On the heels of the Fifth Circuit Court of Appeals’ recent decision clarifying its view of properly pled Title VII disparate treatment discrimination claims, which we previously covered here, the Second Circuit Court of Appeals in Carr v. New York City Transit Authority, has now clarified its view of the standard for pleading retaliation claims under Title VII.
How We Got Here
In Carr, an employee alleged that after she complained of discrimination, she experienced a retaliatory hostile work environment via deteriorating working relationships and less favorable performance evaluations. More specifically, the employee alleged that she received disrespectful and hostile emails; increased job responsibilities; threats to cancel scheduled vacation if she did not timely complete her projects; the reassignment of her subordinates to new supervisors; and “needs improvement” on her reviews. A lower court dismissed her retaliation claims, finding the complained of conduct was not “sufficiently severe or pervasive to alter the conditions of [her] employment,” and therefore, the employee could not make a prima facie case of retaliation, and further, the employer had legitimate non-retaliatory reasons for its actions and the employee failed to show that those reasons were pretextual.
Retaliatory Harassment is Analyzed Under a Material Adverse Harm, Not Severe or Pervasive, Standard
On appeal, the Second Circuit affirmed the lower court’s ruling, but for different reasons. It reminded the parties that to prove a retaliation claim, the employee must show as part of the prima facie case that the “retaliatory actions, considered either singularly or in the aggregate, were ‘materially adverse.’” To show this adversity, the Court pointed to the standard set by the Supreme Court in its Burlington Northern decision: “a plaintiff must show that a reasonable employee would have found the challenged action materially adverse, which in this context means it well might have dissuaded a reasonable worker from making or supporting a charge of discrimination.”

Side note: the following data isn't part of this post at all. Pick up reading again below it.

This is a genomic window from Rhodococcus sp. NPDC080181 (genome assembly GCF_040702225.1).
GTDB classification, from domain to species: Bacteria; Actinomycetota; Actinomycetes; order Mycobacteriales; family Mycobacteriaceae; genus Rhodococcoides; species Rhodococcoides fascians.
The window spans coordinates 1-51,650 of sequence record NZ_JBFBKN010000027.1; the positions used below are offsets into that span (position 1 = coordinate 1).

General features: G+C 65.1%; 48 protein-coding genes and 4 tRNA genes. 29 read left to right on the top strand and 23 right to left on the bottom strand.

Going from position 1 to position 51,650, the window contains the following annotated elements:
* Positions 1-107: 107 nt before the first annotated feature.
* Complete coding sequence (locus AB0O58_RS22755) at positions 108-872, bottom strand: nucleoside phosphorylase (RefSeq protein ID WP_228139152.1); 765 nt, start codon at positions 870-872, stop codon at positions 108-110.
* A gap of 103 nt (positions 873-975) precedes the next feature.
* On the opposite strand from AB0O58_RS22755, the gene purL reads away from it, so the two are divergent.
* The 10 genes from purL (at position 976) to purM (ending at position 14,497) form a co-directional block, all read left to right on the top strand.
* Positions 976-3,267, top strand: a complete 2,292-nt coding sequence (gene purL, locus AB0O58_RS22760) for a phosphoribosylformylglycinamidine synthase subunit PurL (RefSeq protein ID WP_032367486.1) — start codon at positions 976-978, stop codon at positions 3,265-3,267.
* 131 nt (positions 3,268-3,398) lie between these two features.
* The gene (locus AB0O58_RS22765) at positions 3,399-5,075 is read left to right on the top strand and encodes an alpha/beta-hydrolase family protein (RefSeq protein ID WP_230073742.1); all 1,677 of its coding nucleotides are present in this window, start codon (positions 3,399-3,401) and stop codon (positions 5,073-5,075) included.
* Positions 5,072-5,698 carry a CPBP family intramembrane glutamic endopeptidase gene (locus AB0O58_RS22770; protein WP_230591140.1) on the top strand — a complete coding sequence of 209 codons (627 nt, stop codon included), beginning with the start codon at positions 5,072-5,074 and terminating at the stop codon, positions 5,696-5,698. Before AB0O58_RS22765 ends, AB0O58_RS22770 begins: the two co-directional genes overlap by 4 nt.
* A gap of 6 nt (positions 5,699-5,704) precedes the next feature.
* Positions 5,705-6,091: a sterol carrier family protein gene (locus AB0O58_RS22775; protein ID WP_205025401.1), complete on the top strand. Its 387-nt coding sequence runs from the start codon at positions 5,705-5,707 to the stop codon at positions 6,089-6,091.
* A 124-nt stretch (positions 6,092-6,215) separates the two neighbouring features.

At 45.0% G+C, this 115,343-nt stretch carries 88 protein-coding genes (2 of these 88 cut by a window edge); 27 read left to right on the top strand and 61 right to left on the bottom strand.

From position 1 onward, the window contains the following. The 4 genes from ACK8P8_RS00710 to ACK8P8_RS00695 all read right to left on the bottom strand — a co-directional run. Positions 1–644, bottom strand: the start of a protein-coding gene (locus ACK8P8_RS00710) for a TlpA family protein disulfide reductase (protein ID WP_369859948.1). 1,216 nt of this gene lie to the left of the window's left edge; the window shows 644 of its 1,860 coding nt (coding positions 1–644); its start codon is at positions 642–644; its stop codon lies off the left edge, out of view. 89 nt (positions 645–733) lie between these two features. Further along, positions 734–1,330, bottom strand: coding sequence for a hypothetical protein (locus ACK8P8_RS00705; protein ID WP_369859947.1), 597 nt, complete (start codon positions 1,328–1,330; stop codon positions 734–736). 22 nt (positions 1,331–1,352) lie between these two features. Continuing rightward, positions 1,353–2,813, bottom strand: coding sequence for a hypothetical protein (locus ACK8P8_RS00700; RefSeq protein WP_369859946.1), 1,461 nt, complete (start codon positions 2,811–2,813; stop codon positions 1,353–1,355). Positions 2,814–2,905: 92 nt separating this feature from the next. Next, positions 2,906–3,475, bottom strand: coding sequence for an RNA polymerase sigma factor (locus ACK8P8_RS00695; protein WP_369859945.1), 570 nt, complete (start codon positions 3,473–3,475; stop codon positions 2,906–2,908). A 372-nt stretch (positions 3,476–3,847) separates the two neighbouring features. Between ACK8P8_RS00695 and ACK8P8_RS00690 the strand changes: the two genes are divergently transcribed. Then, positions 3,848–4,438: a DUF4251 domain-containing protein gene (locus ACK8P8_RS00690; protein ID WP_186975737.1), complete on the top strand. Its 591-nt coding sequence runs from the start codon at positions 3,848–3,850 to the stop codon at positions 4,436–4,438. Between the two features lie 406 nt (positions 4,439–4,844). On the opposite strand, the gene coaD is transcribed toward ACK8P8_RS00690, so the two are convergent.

In setting this standard, the Court distinguished between discrimination and retaliation claims, the latter of which prohibits a broader scope of conduct. The former limits an employee to showing a “materially adverse change in the terms and conditions of employment,” while the latter – retaliation claims – include those actions, but also other types of workplace harms or even harms outside the workplace context. However, the Court did caution that such actions do not include “trivial harms” because “[a]n employee’s decision to report discriminatory behavior cannot immunize that employee from those petty slights or minor annoyances that often take place at work and that all employees experience.”
Here, the Court found, the lower court improperly applied a “severe and pervasive” standard when analyzing the retaliation claim. Even though the claim was premised on a hostile work environment theory, the only question for the Court was whether the conduct, individually or collectively, would have dissuaded a reasonable worker from making or supporting a charge of discrimination. The severity or pervasiveness, while informative, was not the baseline.
And in applying that correct standard, the Court found that the employee’s claim still fell short. More specifically, each of the alleged retaliatory actions here resulted from the employer’s application of its workplace policies that it applied to her and her co-workers, and “a reasonable employee would not be dissuaded from taking protected action simply because they are subject to the same policies as other employees.”
Lessons for Employers
Given this clarifying opinion, it is a good lesson for all employers to ensure that their employment actions (including those that go beyond the standard ones impacting the terms and conditions of employment), are being taken for legitimate, non-discriminatory reasons. Further, employers are well-advised to implement strong policies and procedures designed to limit the possibility of a resulting retaliation claim if and after an employee complains of discrimination. Employers should also remember that applicable state and local laws may also apply, which often apply protections even broader than the ones afforded under Federal law.